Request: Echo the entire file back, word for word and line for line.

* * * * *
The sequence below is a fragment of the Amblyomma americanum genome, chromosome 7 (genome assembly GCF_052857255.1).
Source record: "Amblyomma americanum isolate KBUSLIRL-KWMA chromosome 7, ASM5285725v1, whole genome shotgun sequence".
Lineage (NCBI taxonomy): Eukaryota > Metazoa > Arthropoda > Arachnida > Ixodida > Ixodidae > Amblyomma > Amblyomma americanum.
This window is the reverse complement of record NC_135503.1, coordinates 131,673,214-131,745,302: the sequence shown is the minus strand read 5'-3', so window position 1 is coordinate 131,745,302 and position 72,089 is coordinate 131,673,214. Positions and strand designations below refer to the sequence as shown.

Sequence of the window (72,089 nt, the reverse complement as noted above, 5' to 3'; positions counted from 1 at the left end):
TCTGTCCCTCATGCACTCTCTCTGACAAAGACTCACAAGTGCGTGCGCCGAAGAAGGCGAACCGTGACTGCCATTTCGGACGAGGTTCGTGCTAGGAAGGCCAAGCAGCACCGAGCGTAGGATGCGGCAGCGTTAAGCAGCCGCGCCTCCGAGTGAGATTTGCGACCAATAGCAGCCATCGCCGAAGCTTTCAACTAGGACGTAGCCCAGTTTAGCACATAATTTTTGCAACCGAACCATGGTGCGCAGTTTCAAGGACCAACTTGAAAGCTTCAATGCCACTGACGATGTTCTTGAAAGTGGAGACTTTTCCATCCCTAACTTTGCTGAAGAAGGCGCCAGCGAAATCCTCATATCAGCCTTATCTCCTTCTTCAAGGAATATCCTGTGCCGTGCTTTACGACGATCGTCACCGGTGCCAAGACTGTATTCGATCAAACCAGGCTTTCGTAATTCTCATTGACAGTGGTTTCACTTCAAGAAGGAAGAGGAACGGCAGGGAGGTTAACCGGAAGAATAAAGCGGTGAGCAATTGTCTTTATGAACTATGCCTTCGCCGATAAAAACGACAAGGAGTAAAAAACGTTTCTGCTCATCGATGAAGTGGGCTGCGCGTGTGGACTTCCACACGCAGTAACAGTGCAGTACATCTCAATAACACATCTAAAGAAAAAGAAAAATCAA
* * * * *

The sequence below is a fragment of the Amblyomma americanum genome, chromosome 7 (genome assembly GCF_052857255.1).
Source record: "Amblyomma americanum isolate KBUSLIRL-KWMA chromosome 7, ASM5285725v1, whole genome shotgun sequence".
Lineage (NCBI taxonomy): Eukaryota > Metazoa > Arthropoda > Arachnida > Ixodida > Ixodidae > Amblyomma > Amblyomma americanum.
This window is the reverse complement of record NC_135503.1, coordinates 131,673,214-131,745,302: the sequence shown is the minus strand read 5'-3', so window position 1 is coordinate 131,745,302 and position 72,089 is coordinate 131,673,214. Positions and strand designations below refer to the sequence as shown.

Sequence of the window (72,089 nt, the reverse complement as noted above, 5' to 3'; positions counted from 1 at the left end):
TCTGTCCCTCATGCACTCTCTCTGACAAAGACTCACAAGTGCGTGCGCCGAAGAAGGCGAACCGTGACTGCCATTTCGGACGAGGTTCGTGCTAGGAAGGCCAAGCAGCACCGAGCGTAGGATGCGGCAGCGTTAAGCAGCCGCGCCTCCGAGTGAGATTTGCGACCAATAGCAGCCATCGCCGAAGCTTTCAACTAGGACGTAGCCCAGTTTAGCACATAATTTTTGCAACCGAACCATGGTGCGCAGTTTCAAGGACCAACTTGAAAGCTTCAATGCCACTGACGATGTTCTTGAAAGTGGAGACTTTTCCATCCCTAACTTTGCTGAAGAAGGCGCCAGCGAAATCCTCATATCAGCCTTATCTCCTTCTTCAAGGAATATCCTGTGCCGTGCTTTACGACGATCGTCACCGGTGCCAAGACTGTATTCGATCAAACCAGGCTTTCGTAATTCTCATTGACAGTGGTTTCACTTCAAGAAGGAAGAGGAACGGCAGGGAGGTTAACCGGAAGAATAAAGCGGTGAGCAATTGTCTTTATGAACTATGCCTTCGCCGATAAAAACGACAAGGAGTAAAAAACGTTTCTGCTCATCGATGAAGTGGGCTGCGCGTGTGGACTTCCACACGCAGTAACAGTGCAGTACATCTCAATAACACATCTAAAGAAAAAGAAAAATCAA